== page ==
The earliest signs of Parkinson’s disease in the brain, many years before patients show any symptoms, have been uncovered by researchers from King’s College London. The results suggest changes to the serotonin system could act as a key early warning signal for the disease.
“Parkinson’s disease has traditionally been thought of as occurring due to damage in the dopamine system, but we show that changes to the serotonin system come first, occurring many years before patients begin to show symptoms. Our results suggest that early detection of changes in the serotonin system could open doors to the development of new therapies to slow, and ultimately prevent, progression of Parkinson’s disease,”
says chief investigator Professor Marios Politis, Lily Safra Professor of Neurology & Neuroimaging at the Institute of Psychiatry, Psychology & Neuroscience (IoPPN).
α-synuclein Gene Mutation
People with mutations in the α-synuclein (SNCA) gene are extremely rare but are almost certain to develop Parkinson’s disease during their lifetime, making them ideal for studying the train of biological events that leads to Parkinson’s disease.
The SNCA genetic mutation originates in villages in the northern Peloponnese in Greece and can also be found in people who migrated to nearby regions in Italy. Over two years, the researchers identified 14 people with the SNCA gene mutation from Greece and Italy and flew them to London for brain imaging and clinical assessments.
Half of the participants had not begun to show any symptoms of Parkinson’s.
Potentially Valuable Tool
Data from the 14 people with SNCA gene mutations were compared in a cross-sectional study with 65 patients with non-genetic Parkinson’s disease and 25 healthy volunteers. The researchers found that the serotonin system starts to malfunction in people with Parkinson’s well before symptoms affecting movement occur, and before the first changes in the dopamine system.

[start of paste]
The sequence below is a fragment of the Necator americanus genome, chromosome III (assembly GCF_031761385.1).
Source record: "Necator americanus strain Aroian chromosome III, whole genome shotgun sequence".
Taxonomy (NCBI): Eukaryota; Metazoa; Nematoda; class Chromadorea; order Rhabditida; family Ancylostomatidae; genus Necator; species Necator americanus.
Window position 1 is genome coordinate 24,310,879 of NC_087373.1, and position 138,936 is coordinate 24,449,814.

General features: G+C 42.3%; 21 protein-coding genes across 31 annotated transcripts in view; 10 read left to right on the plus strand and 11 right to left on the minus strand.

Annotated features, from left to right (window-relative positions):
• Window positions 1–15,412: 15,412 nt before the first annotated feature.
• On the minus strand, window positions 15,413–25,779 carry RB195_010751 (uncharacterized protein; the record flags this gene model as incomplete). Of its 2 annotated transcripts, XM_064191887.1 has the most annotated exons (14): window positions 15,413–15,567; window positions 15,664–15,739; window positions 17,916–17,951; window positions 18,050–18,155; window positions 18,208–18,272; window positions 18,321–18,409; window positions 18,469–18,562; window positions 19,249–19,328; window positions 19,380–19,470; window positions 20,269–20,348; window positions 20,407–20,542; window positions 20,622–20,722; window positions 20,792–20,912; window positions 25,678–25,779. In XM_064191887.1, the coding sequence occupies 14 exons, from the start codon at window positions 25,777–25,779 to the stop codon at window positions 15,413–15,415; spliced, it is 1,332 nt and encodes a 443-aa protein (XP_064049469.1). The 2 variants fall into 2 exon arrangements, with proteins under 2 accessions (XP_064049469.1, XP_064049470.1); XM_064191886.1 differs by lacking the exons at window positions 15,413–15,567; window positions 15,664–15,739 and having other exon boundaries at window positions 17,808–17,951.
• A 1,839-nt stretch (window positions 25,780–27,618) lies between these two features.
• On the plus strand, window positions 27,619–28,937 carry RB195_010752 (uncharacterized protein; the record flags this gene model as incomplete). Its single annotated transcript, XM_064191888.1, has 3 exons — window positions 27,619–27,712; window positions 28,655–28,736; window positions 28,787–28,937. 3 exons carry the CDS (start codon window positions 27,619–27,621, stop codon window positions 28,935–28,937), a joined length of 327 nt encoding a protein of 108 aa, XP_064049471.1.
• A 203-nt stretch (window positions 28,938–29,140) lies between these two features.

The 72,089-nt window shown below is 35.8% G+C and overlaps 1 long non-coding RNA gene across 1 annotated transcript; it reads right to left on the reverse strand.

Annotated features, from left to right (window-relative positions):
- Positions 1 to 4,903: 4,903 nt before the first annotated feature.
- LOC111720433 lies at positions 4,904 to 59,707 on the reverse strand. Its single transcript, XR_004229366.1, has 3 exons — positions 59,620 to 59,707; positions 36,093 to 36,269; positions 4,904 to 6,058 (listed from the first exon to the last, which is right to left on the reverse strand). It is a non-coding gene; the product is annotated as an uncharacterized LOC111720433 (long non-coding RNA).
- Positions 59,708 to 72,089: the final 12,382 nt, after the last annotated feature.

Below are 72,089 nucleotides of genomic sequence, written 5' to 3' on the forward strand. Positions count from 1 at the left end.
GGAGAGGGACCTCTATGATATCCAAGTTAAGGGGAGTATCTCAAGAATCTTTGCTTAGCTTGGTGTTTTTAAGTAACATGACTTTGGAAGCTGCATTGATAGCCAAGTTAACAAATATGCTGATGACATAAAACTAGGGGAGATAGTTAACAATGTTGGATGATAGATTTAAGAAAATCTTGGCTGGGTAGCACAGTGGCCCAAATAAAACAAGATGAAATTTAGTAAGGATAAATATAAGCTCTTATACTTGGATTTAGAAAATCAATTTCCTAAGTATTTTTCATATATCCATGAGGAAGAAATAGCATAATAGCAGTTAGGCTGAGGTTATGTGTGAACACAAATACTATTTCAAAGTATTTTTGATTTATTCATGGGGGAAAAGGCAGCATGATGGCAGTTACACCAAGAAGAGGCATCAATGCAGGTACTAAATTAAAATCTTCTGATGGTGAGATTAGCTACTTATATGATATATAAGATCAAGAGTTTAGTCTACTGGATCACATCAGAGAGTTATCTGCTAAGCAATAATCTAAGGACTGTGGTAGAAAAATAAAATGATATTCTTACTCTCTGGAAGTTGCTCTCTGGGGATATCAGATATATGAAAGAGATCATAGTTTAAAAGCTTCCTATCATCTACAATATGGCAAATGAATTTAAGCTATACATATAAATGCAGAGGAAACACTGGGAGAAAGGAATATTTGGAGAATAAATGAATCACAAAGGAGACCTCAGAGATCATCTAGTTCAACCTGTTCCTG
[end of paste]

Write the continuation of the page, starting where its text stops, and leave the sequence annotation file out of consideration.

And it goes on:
“We found that serotonin function was an excellent marker for how advanced Parkinson’s disease has become. Crucially, we found detectable changes to the serotonin system among patients who were not yet diagnosed. Therefore, brain imaging of the serotonin system could become a valuable tool to detect individuals at risk for Parkinson’s disease, monitor their progression and help with the development of new treatments,”
first author Heather Wilson, from the IoPPN, says.
Brain imaging was carried out using PET scans which are expensive and difficult to carry out. The researchers say further work is required to develop the scanning techniques in order to make them more affordable and straightforward for use as screening tools.
Parkinson’s disease is the second most common neurodegenerative disorder, after Alzheimer’s disease. The disease is characterised by movement and cognitive problems but is known to become established in the brain a long time before patients are diagnosed.
Heather Wilson, MSc; George Dervenoulas, MD; Gennaro Pagano, PhD; Christos Koros, PhD; Tayyabah Yousaf, MSc; Marina Picillo, MD; Sotirios Polychronis, MSc; Athina Simitsi, MD; Beniamino Giordano, MD; Zachary Chappell, MSc; Benjamin Corcoran, MSc; Maria Stamelou, PhD; Prof Roger N Gunn, PhD; Maria Teresa Pellecchia, MD; Eugenii A Rabiner, FCPSych SA; Prof Paolo Barone, MD; Prof Leonidas Stefanis, MD; Prof Marios Politis, PhD
Serotonergic pathology and disease burden in the premotor and motor phase of A53T α-synuclein parkinsonism: a cross-sectional study
Neurology (2019). DOI: 10.1016/S1474-4422(19)30140-1
Image: Neurodegeneration Imaging Group, King’s College London